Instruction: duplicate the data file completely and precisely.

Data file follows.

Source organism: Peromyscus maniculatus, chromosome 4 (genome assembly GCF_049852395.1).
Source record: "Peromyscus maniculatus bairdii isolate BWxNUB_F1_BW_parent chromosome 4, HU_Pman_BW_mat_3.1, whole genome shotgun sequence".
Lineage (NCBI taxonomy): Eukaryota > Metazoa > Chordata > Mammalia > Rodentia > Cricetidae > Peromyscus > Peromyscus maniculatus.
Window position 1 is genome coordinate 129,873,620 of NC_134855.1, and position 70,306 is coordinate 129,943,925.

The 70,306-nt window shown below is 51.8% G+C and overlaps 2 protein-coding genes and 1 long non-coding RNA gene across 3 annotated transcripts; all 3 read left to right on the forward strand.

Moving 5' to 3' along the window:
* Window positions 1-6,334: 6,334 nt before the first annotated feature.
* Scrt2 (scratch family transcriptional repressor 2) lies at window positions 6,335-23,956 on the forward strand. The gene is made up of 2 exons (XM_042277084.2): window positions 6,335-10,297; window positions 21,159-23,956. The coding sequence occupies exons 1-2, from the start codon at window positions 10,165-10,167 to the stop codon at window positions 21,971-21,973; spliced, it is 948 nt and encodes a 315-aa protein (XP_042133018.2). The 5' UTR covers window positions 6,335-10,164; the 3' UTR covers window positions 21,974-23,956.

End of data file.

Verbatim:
Source organism: Peromyscus maniculatus, chromosome 4 (genome assembly GCF_049852395.1).
Source record: "Peromyscus maniculatus bairdii isolate BWxNUB_F1_BW_parent chromosome 4, HU_Pman_BW_mat_3.1, whole genome shotgun sequence".
Lineage (NCBI taxonomy): Eukaryota > Metazoa > Chordata > Mammalia > Rodentia > Cricetidae > Peromyscus > Peromyscus maniculatus.
Window position 1 is genome coordinate 129,873,620 of NC_134855.1, and position 70,306 is coordinate 129,943,925.

The 70,306-nt window shown below is 51.8% G+C and overlaps 2 protein-coding genes and 1 long non-coding RNA gene across 3 annotated transcripts; all 3 read left to right on the forward strand.

Moving 5' to 3' along the window:
* Window positions 1-6,334: 6,334 nt before the first annotated feature.
* Scrt2 (scratch family transcriptional repressor 2) lies at window positions 6,335-23,956 on the forward strand. The gene is made up of 2 exons (XM_042277084.2): window positions 6,335-10,297; window positions 21,159-23,956. The coding sequence occupies exons 1-2, from the start codon at window positions 10,165-10,167 to the stop codon at window positions 21,971-21,973; spliced, it is 948 nt and encodes a 315-aa protein (XP_042133018.2). The 5' UTR covers window positions 6,335-10,164; the 3' UTR covers window positions 21,974-23,956.